Taking the plunge?

I have four novels published only in e-book format and I don’t own an e-reader. In fact, up until a few days ago, I was completely sure I didn’t want one. Crazy, right?
I am one of those people who loves the smell of books — when I walk through the library, I keep taking deep breaths to inhale the awesome smell of ink on pages. I like the weight of a book in my hands. I enjoy watching my progress as my bookmark moves closer and closer to the end.
I also am not particularly tech-savvy. I like my texting phone and have no interest in a smart phone. My husband thinks I’m just being a cheapskate. But the truth is that someone could give me one for free and offer to cover my data plan for life and I still wouldn’t want it. I hate trying to navigate the ‘net on that little screen.
So no one was more shocked than me when the idea of purchasing an e-reader began to take shape. I was at the dentist earlier this week and he was raving over his e-reader, talking about how it compared to his iPad and what he liked about each. Something about his assessment appealed to me. I had lugged in my thick book but his e-reader would fit in my purse and hold hundreds of books. Plus, I see so many cool indie books online that also only come in e-book format. And so many of my friends swear by their e-readers.
Now I’m doing some research and assessing whether or not I really will take the plunge. And, if I do, whether my purchase should be a true e-reader or a tablet with an e-reading app. Any advice for this newbie?


7 thoughts on “Taking the plunge?

  1. I have an (old) Aluratek Libre, no wifi, no movies, no color, it does play mp3s– and will do so while you read. I reassigned(stole) a memory card from the camera and can carry hundreds of books, including four complete Bibles. I couldn’t be happier. You don’t want to know what I paid for it. You might want more, but I chose to avoid all the distracting extras.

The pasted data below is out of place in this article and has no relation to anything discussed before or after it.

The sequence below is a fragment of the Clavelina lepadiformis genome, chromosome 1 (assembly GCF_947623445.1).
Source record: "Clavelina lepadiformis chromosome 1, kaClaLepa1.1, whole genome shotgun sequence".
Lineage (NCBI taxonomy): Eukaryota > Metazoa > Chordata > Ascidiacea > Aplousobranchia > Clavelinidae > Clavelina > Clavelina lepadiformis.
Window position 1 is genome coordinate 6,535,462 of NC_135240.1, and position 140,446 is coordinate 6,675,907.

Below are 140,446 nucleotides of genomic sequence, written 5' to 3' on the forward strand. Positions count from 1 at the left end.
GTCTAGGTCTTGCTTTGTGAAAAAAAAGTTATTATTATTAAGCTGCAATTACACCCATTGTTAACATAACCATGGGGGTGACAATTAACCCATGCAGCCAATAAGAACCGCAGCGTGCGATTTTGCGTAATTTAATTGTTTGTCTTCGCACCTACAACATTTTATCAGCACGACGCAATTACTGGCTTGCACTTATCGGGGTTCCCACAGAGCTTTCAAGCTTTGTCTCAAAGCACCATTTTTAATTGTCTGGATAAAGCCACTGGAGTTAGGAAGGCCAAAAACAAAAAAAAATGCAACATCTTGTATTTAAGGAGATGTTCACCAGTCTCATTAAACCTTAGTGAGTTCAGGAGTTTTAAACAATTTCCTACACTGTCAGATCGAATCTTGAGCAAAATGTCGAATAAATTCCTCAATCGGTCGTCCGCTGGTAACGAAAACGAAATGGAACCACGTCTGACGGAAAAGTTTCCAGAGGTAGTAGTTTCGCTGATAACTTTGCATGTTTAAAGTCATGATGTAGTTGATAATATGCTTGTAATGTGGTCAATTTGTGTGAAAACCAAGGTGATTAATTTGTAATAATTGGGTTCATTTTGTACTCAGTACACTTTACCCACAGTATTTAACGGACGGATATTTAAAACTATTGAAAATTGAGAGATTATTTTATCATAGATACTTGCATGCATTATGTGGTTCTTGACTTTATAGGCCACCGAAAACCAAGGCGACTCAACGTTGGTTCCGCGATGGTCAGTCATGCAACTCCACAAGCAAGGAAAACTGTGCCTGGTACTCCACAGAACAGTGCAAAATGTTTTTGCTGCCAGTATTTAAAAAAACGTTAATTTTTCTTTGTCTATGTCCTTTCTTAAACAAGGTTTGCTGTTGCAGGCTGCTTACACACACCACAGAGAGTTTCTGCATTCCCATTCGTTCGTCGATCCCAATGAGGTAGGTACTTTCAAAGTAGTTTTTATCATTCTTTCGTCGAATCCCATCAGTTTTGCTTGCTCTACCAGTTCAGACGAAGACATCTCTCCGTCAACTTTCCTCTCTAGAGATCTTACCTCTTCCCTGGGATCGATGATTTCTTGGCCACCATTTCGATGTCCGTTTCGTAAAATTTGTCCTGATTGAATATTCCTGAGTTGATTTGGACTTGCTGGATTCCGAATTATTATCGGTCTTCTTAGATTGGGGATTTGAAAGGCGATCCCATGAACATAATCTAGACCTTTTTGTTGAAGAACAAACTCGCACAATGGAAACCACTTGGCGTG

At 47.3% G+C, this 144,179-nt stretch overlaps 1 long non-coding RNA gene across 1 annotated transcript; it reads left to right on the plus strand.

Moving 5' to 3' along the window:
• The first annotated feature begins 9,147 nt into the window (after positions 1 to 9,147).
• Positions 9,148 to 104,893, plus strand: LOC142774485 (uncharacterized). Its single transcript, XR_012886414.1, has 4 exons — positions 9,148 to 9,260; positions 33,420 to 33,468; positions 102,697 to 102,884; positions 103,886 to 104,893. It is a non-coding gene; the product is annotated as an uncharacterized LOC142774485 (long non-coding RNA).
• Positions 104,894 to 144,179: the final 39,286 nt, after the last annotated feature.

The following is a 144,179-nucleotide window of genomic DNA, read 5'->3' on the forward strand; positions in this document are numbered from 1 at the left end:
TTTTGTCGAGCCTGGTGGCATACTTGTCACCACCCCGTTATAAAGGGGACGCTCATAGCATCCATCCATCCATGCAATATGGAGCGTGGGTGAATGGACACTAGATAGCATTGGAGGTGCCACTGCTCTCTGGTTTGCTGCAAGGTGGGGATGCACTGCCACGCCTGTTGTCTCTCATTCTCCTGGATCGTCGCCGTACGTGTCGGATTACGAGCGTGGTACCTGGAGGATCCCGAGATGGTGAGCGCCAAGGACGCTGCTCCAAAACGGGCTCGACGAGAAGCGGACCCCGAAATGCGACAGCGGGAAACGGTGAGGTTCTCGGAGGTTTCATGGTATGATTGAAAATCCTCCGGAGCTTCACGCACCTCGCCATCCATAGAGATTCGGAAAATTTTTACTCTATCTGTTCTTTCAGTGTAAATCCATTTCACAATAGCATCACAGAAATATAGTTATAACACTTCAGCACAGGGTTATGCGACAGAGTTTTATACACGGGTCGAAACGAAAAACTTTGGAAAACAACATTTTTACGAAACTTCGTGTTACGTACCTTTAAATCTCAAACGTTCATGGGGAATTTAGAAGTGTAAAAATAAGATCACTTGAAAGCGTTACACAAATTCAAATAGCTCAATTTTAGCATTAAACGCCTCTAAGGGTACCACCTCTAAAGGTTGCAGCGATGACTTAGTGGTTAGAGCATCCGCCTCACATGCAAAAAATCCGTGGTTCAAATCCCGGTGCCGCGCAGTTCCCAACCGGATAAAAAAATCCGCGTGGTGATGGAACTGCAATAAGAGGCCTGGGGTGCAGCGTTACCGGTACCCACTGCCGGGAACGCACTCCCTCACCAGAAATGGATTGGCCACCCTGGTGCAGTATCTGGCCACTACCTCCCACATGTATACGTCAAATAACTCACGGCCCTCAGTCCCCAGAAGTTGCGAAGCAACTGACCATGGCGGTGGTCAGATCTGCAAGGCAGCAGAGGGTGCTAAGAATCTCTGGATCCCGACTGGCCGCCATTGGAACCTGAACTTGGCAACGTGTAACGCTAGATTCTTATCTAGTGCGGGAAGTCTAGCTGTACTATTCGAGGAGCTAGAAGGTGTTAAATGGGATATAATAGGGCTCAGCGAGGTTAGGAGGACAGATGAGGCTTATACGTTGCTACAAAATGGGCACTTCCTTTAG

• Interesting…. I don’t think I’ve heard of a Libre. I think part of my indecision (and this is the mom in me) is that I know my tablet will be commandeered by my kids from time to time and that can be helpful on long car rides. On the other hand, that could be an even better reason to stick with the basics! Thanks for sharing!

  2. I’m am also a bibliophile that had a hard time justifying moving into the world of e-readers. But hubby got me an Amazon Kindle three years ago and I’ve never looked back. I love the ease and accessibility. It’s the Amazon Keyboard and uses the e-ink technology. I really prefer the black and white e-readers that use e-ink because they come closest (IMHO) to the ink on page experience. Also, I’m not fond of the tablet format because of eye strain issues. Based on they “whys” behind your reluctance to “take the plunge,” my recommendation would be to get one of the simpler e-readers rather than a color version or a tablet. Happy reading! Oh, and I am waiting with baited breath for the next installment of the Emily O’Brien mystery series!

    • Thank you, Susan. I’ve had so many of my friends say the same thing about their e-readers. I actually (and kind of sadly) have still been waffling on this since I’ve been spending more time writing than reading. Thanks for reading!

  3. As a public librarian, taking this plunge was hard for me as well. I felt like I was “cheating” on my faithful friend, the printed page. But the more my customers asked for assistance with their devices, the more I knew I’d better get my butt in gear and start learning. We were able to purchase a Sony Reader, a Nook Color, a Kindle, a Kindle Fire and Kindle Paperwhite (in that order). And out of them all, I am sold on the Kindle Fire and Paperwhite. The Whisper Net function makes all the difference. With a Amazon account and a WiFi connection, your books just “appear”, almost like magic. ๐Ÿ˜‰ There are no hooking up USB cords, like with the other products. The Kindle Fire is geared more for people who want a tablet experience. They are backlit, like a computer. The Kindle Fire is hard on my eyes. Therefore, the Paperwhite is my favorite for reading. While backlit, it looks like a black and white printed page. It is not meant for tablet-type functions. I am not familiar with the Ipad yet.

    And I always have a “regular” book going as well ๐Ÿ™‚

    Hope this helps a little. Thanks!

    • I had been looking at a Kindle when I found a smoking hot deal on a Dell tablet so that’s what I bought. In the end, it was a good fit since my son and my husband use it also. I did read my first ebook on it! I didn’t have any trouble with the way the screen was lit; however I rarely get long spans of time to read. Mostly, I have to read in fits and starts. I’ve downloaded some other ebooks … but I had several books I’d been waiting to read come in at the library so I haven’t abandoned my “regular” books either.

      Thanks all for the advice. Happy reading!

      • Yay! I’m glad you took the plunge…I know what you mean about not having time to read for pleasure. I just got in some new releases today, but no time to read them…:-(

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